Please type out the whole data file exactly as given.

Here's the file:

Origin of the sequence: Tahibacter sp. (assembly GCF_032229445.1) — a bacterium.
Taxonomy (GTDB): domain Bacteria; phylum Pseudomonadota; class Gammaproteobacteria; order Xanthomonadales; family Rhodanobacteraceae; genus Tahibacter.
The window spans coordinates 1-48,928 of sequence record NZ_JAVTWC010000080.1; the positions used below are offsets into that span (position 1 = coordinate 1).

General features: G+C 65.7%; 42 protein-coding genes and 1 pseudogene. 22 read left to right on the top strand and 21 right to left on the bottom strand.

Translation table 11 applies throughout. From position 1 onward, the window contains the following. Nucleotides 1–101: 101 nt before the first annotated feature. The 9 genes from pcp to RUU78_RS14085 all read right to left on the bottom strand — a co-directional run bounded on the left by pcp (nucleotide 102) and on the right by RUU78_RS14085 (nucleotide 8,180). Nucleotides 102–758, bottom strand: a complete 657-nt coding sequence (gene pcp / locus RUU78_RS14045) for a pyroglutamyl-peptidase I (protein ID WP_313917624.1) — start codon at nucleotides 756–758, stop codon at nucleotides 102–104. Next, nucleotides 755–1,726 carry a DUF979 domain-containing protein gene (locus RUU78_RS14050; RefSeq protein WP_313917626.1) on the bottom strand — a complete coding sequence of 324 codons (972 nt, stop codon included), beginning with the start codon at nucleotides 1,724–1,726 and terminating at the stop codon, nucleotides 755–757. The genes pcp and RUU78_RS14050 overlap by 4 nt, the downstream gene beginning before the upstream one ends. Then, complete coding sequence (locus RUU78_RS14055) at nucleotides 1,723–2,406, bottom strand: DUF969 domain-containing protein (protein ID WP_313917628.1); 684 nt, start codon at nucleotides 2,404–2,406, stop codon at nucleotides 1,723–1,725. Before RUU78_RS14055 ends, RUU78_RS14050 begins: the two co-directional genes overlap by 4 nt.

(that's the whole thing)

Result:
Origin of the sequence: Tahibacter sp. (assembly GCF_032229445.1) — a bacterium.
Taxonomy (GTDB): domain Bacteria; phylum Pseudomonadota; class Gammaproteobacteria; order Xanthomonadales; family Rhodanobacteraceae; genus Tahibacter.
The window spans coordinates 1-48,928 of sequence record NZ_JAVTWC010000080.1; the positions used below are offsets into that span (position 1 = coordinate 1).

General features: G+C 65.7%; 42 protein-coding genes and 1 pseudogene. 22 read left to right on the top strand and 21 right to left on the bottom strand.

Translation table 11 applies throughout. From position 1 onward, the window contains the following. Nucleotides 1–101: 101 nt before the first annotated feature. The 9 genes from pcp to RUU78_RS14085 all read right to left on the bottom strand — a co-directional run bounded on the left by pcp (nucleotide 102) and on the right by RUU78_RS14085 (nucleotide 8,180). Nucleotides 102–758, bottom strand: a complete 657-nt coding sequence (gene pcp / locus RUU78_RS14045) for a pyroglutamyl-peptidase I (protein ID WP_313917624.1) — start codon at nucleotides 756–758, stop codon at nucleotides 102–104. Next, nucleotides 755–1,726 carry a DUF979 domain-containing protein gene (locus RUU78_RS14050; RefSeq protein WP_313917626.1) on the bottom strand — a complete coding sequence of 324 codons (972 nt, stop codon included), beginning with the start codon at nucleotides 1,724–1,726 and terminating at the stop codon, nucleotides 755–757. The genes pcp and RUU78_RS14050 overlap by 4 nt, the downstream gene beginning before the upstream one ends. Then, complete coding sequence (locus RUU78_RS14055) at nucleotides 1,723–2,406, bottom strand: DUF969 domain-containing protein (protein ID WP_313917628.1); 684 nt, start codon at nucleotides 2,404–2,406, stop codon at nucleotides 1,723–1,725. Before RUU78_RS14055 ends, RUU78_RS14050 begins: the two co-directional genes overlap by 4 nt.